Money can only buy you happiness if you spend it right. Previous research has shown that people value "experiences" like vacations and fancy meals more than they value material goods like cars and clothes. In a new study published in Psychological Science, researchers report that consumers actually enjoy waiting for experiences more, too.
In the first part of the study, titled "Waiting for Merlot," 97 students were asked to imagine one type of purchase or another in their future and to rate their feelings as more like impatience or excitement. While they mostly reported positive feelings across the board, things like concert tickets and vacations were described as more exciting to think about than were laptops and clothes, which the subjects were impatient to acquire.
Another portion of the study questioned 2,266 adults on their iPhones at random times, asking them if they were thinking about a future purchase at that moment (about 20 percent of the time, they were). Thinking about experiential purchases made them happier than when they'd not been thinking about any purchases at all, but a material goods purchase didn't move them from their baseline mood.
This makes sense if you think about it: A material good is something we'll use until it's obsolete, but an experience is something we always know will be ephemeral. When we savor the anticipation of an experience, we're doing ourselves a service -- we're turning the wait into part of the experience.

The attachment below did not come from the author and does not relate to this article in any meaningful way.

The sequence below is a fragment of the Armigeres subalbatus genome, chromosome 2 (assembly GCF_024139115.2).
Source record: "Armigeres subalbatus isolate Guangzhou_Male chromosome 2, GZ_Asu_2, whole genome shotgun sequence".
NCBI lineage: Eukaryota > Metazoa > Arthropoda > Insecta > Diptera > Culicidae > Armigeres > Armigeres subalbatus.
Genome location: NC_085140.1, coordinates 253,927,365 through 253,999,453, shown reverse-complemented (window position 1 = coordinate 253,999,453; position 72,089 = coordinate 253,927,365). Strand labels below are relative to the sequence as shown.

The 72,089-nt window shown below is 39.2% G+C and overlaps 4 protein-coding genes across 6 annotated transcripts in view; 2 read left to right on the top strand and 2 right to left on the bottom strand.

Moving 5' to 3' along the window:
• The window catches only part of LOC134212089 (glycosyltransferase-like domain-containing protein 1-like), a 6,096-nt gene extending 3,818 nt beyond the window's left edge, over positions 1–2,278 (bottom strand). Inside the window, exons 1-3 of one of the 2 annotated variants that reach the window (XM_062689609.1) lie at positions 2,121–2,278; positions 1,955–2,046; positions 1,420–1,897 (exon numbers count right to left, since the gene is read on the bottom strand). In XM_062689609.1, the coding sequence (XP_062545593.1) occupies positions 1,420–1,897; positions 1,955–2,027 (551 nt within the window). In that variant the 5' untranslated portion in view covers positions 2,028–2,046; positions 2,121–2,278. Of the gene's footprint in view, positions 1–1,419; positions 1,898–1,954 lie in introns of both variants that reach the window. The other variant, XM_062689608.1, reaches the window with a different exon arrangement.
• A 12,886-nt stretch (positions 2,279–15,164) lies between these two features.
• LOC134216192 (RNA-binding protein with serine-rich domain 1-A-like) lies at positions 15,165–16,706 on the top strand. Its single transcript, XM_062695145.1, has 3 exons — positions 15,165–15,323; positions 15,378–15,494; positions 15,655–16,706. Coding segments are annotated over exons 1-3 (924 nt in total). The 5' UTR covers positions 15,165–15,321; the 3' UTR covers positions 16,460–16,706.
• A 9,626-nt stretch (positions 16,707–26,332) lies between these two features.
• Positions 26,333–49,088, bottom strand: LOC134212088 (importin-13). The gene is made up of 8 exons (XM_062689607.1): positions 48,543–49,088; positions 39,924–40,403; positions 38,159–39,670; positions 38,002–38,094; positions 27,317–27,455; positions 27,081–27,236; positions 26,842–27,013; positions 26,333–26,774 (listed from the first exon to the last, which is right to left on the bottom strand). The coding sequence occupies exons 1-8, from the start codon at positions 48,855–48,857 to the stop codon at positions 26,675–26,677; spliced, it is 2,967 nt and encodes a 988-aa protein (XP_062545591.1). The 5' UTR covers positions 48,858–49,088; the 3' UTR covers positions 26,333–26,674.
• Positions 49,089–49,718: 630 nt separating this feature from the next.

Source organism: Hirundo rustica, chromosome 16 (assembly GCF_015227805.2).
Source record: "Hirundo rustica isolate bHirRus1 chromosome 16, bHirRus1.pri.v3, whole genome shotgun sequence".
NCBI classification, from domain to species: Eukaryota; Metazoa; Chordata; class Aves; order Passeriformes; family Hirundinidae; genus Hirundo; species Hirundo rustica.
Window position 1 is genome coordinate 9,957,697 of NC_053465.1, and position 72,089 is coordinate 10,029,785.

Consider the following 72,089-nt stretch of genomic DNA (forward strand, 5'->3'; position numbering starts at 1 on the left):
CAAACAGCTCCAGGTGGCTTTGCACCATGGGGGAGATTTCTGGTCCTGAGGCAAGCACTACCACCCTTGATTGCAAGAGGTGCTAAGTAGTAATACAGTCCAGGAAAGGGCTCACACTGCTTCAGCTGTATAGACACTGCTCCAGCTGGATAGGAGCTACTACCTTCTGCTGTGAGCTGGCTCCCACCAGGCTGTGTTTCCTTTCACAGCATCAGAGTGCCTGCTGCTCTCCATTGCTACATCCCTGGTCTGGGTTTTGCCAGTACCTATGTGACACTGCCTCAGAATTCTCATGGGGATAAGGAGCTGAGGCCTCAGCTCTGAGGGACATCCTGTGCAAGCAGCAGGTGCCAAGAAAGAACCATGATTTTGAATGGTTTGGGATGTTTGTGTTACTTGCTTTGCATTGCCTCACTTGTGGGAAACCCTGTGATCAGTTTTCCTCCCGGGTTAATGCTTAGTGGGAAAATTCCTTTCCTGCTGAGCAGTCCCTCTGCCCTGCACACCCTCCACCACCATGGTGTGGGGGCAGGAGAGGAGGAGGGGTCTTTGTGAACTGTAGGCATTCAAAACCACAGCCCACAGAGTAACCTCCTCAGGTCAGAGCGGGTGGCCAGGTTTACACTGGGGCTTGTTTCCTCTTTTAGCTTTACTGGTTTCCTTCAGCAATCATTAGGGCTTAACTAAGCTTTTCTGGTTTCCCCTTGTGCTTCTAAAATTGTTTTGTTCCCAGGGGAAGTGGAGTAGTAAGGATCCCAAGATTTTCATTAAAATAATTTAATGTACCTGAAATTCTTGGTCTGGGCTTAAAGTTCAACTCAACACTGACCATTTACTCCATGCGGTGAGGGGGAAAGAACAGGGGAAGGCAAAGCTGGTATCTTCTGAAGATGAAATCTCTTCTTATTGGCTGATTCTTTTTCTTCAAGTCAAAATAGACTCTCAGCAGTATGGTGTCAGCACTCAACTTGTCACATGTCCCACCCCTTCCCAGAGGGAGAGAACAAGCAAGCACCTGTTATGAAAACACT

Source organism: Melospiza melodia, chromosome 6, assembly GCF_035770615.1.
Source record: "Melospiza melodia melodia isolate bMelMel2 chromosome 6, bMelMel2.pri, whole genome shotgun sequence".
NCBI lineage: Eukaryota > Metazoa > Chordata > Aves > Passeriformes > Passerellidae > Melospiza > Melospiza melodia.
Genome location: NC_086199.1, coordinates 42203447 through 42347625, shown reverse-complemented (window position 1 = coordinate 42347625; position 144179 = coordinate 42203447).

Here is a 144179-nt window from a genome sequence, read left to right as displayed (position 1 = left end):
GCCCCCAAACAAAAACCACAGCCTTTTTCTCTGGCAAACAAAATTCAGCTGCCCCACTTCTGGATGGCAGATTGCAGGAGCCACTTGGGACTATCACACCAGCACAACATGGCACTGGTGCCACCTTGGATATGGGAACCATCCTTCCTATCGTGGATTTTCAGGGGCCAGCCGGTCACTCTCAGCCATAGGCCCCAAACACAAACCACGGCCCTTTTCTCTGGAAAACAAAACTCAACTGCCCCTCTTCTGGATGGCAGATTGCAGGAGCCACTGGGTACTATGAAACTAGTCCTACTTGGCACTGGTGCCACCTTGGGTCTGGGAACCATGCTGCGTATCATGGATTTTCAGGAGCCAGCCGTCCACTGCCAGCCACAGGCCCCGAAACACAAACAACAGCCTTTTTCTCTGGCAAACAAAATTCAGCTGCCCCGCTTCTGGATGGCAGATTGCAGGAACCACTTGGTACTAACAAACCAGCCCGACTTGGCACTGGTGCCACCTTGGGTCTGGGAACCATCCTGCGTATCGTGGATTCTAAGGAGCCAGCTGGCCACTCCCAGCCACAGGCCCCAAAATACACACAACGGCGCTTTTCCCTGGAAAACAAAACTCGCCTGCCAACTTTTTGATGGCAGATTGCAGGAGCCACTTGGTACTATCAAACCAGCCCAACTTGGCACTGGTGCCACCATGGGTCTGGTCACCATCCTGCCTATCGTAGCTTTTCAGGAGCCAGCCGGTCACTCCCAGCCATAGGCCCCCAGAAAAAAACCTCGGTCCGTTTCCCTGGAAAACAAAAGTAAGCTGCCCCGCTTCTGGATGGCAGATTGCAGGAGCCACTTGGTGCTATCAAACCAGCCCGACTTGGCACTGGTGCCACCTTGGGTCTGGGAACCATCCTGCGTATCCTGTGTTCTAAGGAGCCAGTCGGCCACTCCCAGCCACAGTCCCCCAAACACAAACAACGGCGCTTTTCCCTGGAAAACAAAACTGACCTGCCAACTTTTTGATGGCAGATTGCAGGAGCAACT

On the other hand, waiting for the new iPhone feels like nothing but time wasted with an old one.
The researchers suggest that focusing more on experiences could be the key to happiness. Science like this can help you inform individual choices, but it could have broader applications, too.
“Our research is also important to society," Cornell University psychology researcher and study author Thomas Gilovich said in a statement, "because it suggests that overall well-being can be advanced by providing an infrastructure that affords experiences – such as parks, trails, beaches – as much as it does material consumption."